Calls for individuals or entrepreneurs to avail the opportunity

Thukten Zangpo 

There are 20 potential business opportunities in agriculture, education, energy, manufacturing, information and communication technology, and tourism sectors across 20 dzongkhags according to a study initiated by the Bhutan Chamber of Commerce and Industry (BCCI).

A study titled, “Potential Business Opportunities Identification Study 2021”, launched yesterday, is expected to help substitute imports, increase exports, generate meaningful employment for the Bhutanese and supplement the government’s long-standing ambition of economic self-reliance.

Bhutan has been facing an increasing trade imbalance, which is a concern in managing the country’s current account deficit.

The study found that between 2016 and 2020, the overall exports including electricity increased by 37 percent to Nu 48.2 billion (B). When comparing trade deficits without hydropower, there is an import of Nu 66.5B and an export of Nu 20.7B which accounts for around 20 percent of the gross domestic product.

According to the chamber’s press release, the economic activities are mostly concentrated in urban centres, and one of the main objectives of the study was to create ample business opportunities in rural areas.

It further added that the growth of rural areas is of paramount importance to achieve sustainable and equitable socio-economic development while mitigating rural-urban migration.

“If the measures are not put in place to address this today, it might lead to a greater imbalance within the country.”

The study proposed a Yak Riding Center in high-altitude yak-laden areas for locals and tourists. “Highlanders who own yaks could display the true essence of its culture, food, and lifestyle. However, non-highlanders could also collaborate with the communities, particularly in the sourcing of food for the cafe,” the study stated.

Bhutan generates 7.02 metric tonnes (MT) of plastics both Polyethylene Terephthalate (PET) and High-Density Polyethylene (HDPE), every day. It accounts for 2,562MT in a year. The study proposed to start a reprocessing of hard plastic into flower pots.

Bhutan imported Nu 50.2 million (M) worth of nuts and bolts in 2020. There is potential for manufacturing units for nuts and bolts mostly used in the automotive industry, electrical equipment, spare parts, and most importantly construction industry.  The study recommended a business venture into nuts and bolts, starting with a most selling size of 10mm and expanding into self-drilling screws for roofing sheets.

According to the Asian Development Bank, 5,140 buildings were constructed in dzongkhags and yenlag thromdes in the past five years. In Thimphu alone (Thimphu Thromde and Khasadrapchu), 2,780 buildings were constructed. The study finds a huge potential for landscape designing, fruits, flowers, and grass planting.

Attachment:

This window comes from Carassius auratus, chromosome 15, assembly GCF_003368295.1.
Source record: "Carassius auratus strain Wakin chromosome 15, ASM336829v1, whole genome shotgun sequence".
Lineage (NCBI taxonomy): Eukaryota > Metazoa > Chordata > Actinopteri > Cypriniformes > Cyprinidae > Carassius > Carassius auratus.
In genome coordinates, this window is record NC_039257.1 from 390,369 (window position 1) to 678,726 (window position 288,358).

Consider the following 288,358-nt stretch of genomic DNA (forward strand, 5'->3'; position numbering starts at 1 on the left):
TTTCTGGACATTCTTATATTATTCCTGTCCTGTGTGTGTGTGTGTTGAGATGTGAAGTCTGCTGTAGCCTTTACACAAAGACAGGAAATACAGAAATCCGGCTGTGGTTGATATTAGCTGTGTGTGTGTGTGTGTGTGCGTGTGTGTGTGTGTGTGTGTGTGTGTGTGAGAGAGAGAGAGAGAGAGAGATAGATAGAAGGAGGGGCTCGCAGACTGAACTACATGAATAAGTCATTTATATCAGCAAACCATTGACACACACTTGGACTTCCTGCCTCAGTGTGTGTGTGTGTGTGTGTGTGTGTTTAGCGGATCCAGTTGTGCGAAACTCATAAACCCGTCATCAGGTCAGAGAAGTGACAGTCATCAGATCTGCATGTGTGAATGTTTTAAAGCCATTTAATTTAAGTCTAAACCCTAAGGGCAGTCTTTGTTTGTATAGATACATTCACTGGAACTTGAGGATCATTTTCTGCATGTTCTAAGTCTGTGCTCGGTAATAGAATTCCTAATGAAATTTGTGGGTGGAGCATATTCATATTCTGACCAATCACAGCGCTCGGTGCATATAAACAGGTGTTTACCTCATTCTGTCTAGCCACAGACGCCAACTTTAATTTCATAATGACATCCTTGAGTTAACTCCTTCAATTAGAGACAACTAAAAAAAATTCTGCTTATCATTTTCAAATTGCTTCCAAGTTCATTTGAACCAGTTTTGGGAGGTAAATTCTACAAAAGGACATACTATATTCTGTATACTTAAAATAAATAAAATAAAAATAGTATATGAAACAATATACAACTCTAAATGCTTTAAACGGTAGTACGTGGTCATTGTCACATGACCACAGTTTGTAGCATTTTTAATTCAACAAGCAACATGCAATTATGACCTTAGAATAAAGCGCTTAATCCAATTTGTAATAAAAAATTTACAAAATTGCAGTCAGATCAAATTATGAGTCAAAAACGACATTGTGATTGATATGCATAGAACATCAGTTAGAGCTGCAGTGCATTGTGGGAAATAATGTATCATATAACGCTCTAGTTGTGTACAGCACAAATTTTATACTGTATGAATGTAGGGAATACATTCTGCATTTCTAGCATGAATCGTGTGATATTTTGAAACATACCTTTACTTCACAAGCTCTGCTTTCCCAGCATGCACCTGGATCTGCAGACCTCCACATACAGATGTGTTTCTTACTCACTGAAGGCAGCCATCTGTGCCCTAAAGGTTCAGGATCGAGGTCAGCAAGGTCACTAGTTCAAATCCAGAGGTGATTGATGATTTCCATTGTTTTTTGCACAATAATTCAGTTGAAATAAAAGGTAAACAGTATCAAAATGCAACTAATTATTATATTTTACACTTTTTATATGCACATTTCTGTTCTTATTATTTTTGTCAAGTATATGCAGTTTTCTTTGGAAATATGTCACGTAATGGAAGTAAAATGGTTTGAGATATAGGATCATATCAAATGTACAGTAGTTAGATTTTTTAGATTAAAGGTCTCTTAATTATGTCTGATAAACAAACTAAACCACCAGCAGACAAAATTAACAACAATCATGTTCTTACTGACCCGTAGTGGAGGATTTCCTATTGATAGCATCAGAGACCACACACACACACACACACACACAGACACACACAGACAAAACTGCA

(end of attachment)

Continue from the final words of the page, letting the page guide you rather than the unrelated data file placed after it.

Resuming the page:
Bhutan also imported 57,986 numbers of LED bulbs in the past four years assembled in India with almost all components of the LED bulb coming from a neighbouring country. Realising the growing demand for LED bulbs in the country, the study recommends Bhutan’s own LED light assembly unit, at half the price of any product on the market.

The manufacturing unit of CNC wood-based wooden products was also proposed. With the use of a carving machine, products namely key chains, annual complimentary gifts (cardholder, penholder), home décor, and wood railing could be manufactured.

The study also said the manufacturing of tile adhesives has the potential to substitute polymer-based adhesives. Between 2015 to 2020, Nu 92M worth of polymer-based adhesives was imported, and Nu 63M alone in 2020.

The study also identified Dalle chilli sauce as a potential product. Given the Dalle consumption habit in the Bhutanese society, the new product Dalle sauce could easily enter the market and can substitute other sauces imported into the country, it added.

Another proposed idea was the manufacturing of gummy candy. The study finds that with growing health-oriented gummy candies, the idea will capitalise on the growing gummy candy market in the country as well as deliver to the export market with health-oriented gummies under the brand values of organic, Himalayan, pure, and pristine.

Although yoghurt is not a new product in the Bhutanese market, the study finds that the flavour addition in yoghurt is still missing in the country. “The flavour addition increases the value addition by as much as 140 percent as compared with plain yoghurt.” The study recommends a flavour-drinking yoghurt processing plant.

There is also potential for finger fryums popularly known as finger chips with their mass consumption among children and youngsters. However, it would need quality enhancement, improved packaging, and proper branding.

Poultry farming of native chickens was also considered a potential idea because native chickens are under threat of extinction, and it has high demand, tastier, and nutritious value.

Bhutanese could explore manufacturing soup and soft baby food, perceived as universal comfort foods. It can be an alternative replacement to the popular Nestle Cerelac.

Other ideas include the manufacturing of canned fruit cocktails, sachet-based Ezay, fried Tengma (flatten maize), banana cookies, ginger garlic paste, Tofu (bean curd), and frozen peas.

The chamber asked individuals or entrepreneurs to avail themselves of the detailed information from its Business Information and Facilitation Center.